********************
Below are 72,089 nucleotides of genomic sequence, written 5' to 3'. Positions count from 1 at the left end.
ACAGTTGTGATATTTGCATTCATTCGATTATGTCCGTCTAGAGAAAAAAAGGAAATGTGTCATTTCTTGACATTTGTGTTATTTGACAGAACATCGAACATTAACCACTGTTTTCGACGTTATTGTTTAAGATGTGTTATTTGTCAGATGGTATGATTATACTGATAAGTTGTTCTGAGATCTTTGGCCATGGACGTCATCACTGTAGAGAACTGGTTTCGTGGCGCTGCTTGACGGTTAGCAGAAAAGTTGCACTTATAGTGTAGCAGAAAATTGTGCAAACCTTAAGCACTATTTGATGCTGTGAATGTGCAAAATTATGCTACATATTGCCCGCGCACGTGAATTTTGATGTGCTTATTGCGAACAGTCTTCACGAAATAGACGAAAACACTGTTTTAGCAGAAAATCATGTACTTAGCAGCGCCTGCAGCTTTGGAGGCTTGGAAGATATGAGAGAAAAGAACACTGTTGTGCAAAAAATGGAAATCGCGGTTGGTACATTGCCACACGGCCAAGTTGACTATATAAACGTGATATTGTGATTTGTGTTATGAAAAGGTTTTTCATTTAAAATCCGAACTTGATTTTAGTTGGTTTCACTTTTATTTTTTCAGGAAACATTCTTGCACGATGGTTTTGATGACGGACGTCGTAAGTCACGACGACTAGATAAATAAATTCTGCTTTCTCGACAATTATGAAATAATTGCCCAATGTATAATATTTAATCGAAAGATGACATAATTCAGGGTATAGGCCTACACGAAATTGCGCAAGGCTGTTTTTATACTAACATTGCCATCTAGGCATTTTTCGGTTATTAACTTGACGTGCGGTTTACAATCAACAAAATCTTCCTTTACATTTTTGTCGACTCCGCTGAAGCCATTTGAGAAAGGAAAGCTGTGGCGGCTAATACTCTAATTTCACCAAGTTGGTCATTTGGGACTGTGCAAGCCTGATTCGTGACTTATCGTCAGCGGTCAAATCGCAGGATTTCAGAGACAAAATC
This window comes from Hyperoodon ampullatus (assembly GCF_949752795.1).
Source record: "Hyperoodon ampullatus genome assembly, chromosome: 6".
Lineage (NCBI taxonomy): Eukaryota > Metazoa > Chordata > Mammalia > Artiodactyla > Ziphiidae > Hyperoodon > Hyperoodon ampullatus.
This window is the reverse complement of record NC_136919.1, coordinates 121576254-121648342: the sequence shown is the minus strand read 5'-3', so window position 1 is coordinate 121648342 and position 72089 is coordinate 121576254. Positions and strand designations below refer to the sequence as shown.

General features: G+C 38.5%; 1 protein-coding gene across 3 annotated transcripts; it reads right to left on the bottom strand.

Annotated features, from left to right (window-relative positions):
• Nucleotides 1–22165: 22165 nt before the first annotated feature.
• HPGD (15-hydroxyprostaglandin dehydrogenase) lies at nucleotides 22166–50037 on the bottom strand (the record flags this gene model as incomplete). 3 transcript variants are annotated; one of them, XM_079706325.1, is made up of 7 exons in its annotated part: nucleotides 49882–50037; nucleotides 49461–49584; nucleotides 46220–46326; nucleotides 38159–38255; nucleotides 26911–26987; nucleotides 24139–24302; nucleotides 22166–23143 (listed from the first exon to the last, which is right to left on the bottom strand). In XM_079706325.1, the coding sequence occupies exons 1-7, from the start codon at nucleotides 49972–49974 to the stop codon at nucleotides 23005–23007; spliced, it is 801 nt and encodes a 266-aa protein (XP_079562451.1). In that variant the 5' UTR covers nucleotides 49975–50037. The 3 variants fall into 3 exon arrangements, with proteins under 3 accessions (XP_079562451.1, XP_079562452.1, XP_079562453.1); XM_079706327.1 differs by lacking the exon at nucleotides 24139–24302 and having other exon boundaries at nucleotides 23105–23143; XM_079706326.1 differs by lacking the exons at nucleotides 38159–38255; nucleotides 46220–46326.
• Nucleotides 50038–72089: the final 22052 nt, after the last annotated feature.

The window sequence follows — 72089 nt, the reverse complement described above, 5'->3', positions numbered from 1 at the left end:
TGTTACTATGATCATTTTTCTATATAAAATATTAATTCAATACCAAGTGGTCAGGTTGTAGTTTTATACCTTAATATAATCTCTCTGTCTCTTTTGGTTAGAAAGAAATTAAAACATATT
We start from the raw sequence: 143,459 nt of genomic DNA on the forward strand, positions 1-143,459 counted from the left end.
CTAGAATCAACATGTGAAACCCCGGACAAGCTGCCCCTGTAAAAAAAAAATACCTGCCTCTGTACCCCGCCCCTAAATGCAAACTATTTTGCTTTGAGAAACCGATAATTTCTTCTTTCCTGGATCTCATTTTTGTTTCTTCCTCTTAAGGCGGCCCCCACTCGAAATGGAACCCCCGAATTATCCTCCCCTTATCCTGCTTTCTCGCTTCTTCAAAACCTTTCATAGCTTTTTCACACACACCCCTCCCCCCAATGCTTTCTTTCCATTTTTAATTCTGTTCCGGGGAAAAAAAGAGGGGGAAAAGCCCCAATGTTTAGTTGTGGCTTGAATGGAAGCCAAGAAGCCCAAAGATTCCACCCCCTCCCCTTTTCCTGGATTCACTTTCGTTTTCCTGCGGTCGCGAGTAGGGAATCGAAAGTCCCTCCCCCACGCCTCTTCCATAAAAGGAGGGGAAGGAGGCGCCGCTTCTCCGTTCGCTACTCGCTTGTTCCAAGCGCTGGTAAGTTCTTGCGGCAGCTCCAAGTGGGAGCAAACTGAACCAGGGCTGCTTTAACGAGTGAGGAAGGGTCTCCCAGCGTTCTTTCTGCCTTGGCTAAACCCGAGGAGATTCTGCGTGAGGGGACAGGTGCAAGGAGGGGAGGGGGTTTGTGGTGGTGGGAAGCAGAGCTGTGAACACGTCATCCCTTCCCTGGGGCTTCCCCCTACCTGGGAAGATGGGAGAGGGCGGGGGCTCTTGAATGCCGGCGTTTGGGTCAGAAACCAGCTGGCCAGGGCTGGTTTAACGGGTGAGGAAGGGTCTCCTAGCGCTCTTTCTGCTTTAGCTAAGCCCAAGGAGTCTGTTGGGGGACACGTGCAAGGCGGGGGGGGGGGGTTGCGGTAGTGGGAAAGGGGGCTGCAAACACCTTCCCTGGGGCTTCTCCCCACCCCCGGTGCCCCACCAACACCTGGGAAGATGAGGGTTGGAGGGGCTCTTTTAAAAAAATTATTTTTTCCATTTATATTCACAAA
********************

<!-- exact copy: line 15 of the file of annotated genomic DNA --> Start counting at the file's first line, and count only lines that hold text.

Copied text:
CTAGAATCAACATGTGAAACCCCGGACAAGCTGCCCCTGTAAAAAAAAAATACCTGCCTCTGTACCCCGCCCCTAAATGCAAACTATTTTGCTTTGAGAAACCGATAATTTCTTCTTTCCTGGATCTCATTTTTGTTTCTTCCTCTTAAGGCGGCCCCCACTCGAAATGGAACCCCCGAATTATCCTCCCCTTATCCTGCTTTCTCGCTTCTTCAAAACCTTTCATAGCTTTTTCACACACACCCCTCCCCCCAATGCTTTCTTTCCATTTTTAATTCTGTTCCGGGGAAAAAAAGAGGGGGAAAAGCCCCAATGTTTAGTTGTGGCTTGAATGGAAGCCAAGAAGCCCAAAGATTCCACCCCCTCCCCTTTTCCTGGATTCACTTTCGTTTTCCTGCGGTCGCGAGTAGGGAATCGAAAGTCCCTCCCCCACGCCTCTTCCATAAAAGGAGGGGAAGGAGGCGCCGCTTCTCCGTTCGCTACTCGCTTGTTCCAAGCGCTGGTAAGTTCTTGCGGCAGCTCCAAGTGGGAGCAAACTGAACCAGGGCTGCTTTAACGAGTGAGGAAGGGTCTCCCAGCGTTCTTTCTGCCTTGGCTAAACCCGAGGAGATTCTGCGTGAGGGGACAGGTGCAAGGAGGGGAGGGGGTTTGTGGTGGTGGGAAGCAGAGCTGTGAACACGTCATCCCTTCCCTGGGGCTTCCCCCTACCTGGGAAGATGGGAGAGGGCGGGGGCTCTTGAATGCCGGCGTTTGGGTCAGAAACCAGCTGGCCAGGGCTGGTTTAACGGGTGAGGAAGGGTCTCCTAGCGCTCTTTCTGCTTTAGCTAAGCCCAAGGAGTCTGTTGGGGGACACGTGCAAGGCGGGGGGGGGGGGTTGCGGTAGTGGGAAAGGGGGCTGCAAACACCTTCCCTGGGGCTTCTCCCCACCCCCGGTGCCCCACCAACACCTGGGAAGATGAGGGTTGGAGGGGCTCTTTTAAAAAAATTATTTTTTCCATTTATATTCACAAA